By mid-May, the broadcast networks must make some tough calls as to which series will return for the 2017-18 TV season, and which… won’t.
As that deadline draws near, TVLine is singling out a few “bubble” shows and sizing up their prospects — based in large part on creative strides (and stumbles) and future potential, but also with a requisite nod to cold, hard numbers.
Next up is Fox’s current longest-running, live-action sitcom.
THE SHOW | Fox’s New Girl (Tuesdays at 8/7c)
THE CASE FOR KEEPING | While even New Girl‘s most diehard fans would admit that the show endured a bit of a creative slump midway through its run, those who stuck with it were rewarded with a reenergized Season 5 (which among other things navigated Zooey Deschanel’s first maternity leave and Damon Wayans Jr.’s second exit). That momentum has only built in the show’s current run, which has allowed its characters to grow and mature more than the previous years combined. Newlyweds Schmidt and Cece are now first-time homeowners. Winston is engaged to Aly and settling into his career as a cop. Jess was finally promoted to principal. Nick self-published his Julius Pepperwood novel and has proven via his ill-fated relationship with Reagan that he’s ready to be the kind of boyfriend Jess always wanted him to be. What’s most important is that the writers managed to make all of these big changes without ever losing touch of the show’s delightfully unsophisticated sense of humor.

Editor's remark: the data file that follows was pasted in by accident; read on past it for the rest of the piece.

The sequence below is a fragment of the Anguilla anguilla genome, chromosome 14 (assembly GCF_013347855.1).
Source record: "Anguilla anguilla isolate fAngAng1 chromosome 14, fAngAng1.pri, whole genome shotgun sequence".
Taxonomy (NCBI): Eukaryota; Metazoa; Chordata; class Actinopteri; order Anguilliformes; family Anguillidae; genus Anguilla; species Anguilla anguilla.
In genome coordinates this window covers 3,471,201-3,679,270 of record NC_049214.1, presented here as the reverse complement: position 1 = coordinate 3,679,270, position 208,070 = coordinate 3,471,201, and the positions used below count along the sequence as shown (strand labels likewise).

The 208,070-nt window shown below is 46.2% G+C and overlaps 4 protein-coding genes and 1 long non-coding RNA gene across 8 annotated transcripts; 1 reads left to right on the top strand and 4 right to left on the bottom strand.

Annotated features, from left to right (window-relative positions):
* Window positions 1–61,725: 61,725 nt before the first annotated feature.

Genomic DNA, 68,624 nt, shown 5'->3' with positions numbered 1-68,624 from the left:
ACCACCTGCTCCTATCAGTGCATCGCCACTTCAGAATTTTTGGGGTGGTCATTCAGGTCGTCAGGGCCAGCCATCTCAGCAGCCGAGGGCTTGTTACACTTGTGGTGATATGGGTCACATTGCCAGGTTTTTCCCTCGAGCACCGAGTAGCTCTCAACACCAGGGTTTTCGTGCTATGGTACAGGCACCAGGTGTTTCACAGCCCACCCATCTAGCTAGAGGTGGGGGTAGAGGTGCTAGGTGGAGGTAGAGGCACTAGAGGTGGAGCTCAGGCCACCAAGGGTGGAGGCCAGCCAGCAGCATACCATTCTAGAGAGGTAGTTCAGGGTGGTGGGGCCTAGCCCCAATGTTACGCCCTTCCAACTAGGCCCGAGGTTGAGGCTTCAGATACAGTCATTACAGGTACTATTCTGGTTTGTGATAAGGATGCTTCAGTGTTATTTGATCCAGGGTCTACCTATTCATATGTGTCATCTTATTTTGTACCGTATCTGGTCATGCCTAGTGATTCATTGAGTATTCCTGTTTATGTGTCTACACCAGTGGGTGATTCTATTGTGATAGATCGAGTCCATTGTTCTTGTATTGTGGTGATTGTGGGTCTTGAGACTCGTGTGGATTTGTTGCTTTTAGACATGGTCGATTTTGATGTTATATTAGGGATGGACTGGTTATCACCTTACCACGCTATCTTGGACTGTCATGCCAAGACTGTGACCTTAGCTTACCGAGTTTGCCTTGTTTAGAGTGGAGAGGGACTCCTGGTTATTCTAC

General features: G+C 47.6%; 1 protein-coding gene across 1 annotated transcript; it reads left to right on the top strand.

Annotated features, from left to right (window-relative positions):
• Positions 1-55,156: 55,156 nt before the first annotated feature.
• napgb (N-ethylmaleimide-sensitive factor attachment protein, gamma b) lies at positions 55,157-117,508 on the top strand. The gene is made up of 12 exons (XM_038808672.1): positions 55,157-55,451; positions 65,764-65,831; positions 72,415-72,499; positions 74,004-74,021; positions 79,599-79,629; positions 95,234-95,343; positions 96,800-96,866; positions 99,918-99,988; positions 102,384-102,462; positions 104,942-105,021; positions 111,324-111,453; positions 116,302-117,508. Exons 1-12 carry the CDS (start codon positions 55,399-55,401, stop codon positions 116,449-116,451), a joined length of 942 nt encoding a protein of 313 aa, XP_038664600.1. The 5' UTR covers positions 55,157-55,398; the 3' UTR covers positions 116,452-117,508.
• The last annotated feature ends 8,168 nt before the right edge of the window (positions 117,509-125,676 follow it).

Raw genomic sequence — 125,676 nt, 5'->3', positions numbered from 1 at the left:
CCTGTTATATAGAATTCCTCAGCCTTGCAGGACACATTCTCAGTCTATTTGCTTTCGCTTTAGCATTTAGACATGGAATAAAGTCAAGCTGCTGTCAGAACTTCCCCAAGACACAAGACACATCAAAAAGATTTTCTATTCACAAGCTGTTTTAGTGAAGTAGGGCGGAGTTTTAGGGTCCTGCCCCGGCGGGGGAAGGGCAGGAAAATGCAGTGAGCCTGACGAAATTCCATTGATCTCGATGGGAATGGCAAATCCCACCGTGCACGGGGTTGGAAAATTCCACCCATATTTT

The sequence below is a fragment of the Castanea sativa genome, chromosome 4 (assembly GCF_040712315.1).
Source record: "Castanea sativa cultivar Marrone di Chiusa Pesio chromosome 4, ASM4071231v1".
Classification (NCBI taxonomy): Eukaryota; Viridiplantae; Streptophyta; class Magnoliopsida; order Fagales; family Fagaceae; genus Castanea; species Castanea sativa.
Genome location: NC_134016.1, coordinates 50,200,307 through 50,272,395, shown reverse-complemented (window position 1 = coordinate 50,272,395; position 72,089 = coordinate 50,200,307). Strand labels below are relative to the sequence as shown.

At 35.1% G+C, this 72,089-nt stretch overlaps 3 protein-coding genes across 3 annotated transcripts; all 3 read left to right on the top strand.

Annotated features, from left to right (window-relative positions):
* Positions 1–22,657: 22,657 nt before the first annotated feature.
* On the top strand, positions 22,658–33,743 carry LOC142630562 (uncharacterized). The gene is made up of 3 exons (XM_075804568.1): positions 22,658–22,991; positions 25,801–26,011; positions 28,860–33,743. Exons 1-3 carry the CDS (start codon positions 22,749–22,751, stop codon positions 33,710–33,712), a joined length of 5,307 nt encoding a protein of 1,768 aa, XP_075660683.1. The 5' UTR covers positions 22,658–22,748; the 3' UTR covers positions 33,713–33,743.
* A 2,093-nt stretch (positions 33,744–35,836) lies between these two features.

THE CASE FOR CUTTING | Here’s the thing: As good as Season 6 has been, it has very much felt like a final season (or at the very least, like Liz Meriwether & Co. feared it would be the final season, and made sure to do just about everything with these characters that they hadn’t already). The only loose end that needs tying up is the Nick and Jess romance, and a recoupling seems inevitable before season’s end.
Averaging 2.1 million weekly viewers this season, New Girl stands as Fox’s least-watched comedy, while its 1.0 demo rating only bests struggling newcomer Making History. Perhaps in part due to stop-and-start scheduling, its numbers have gradually waned since its midseason premiere, matching its demo low of 0.8 in its most recent airing. It’s no wonder Jake Johnson has publicly expressed doubt about Season 7.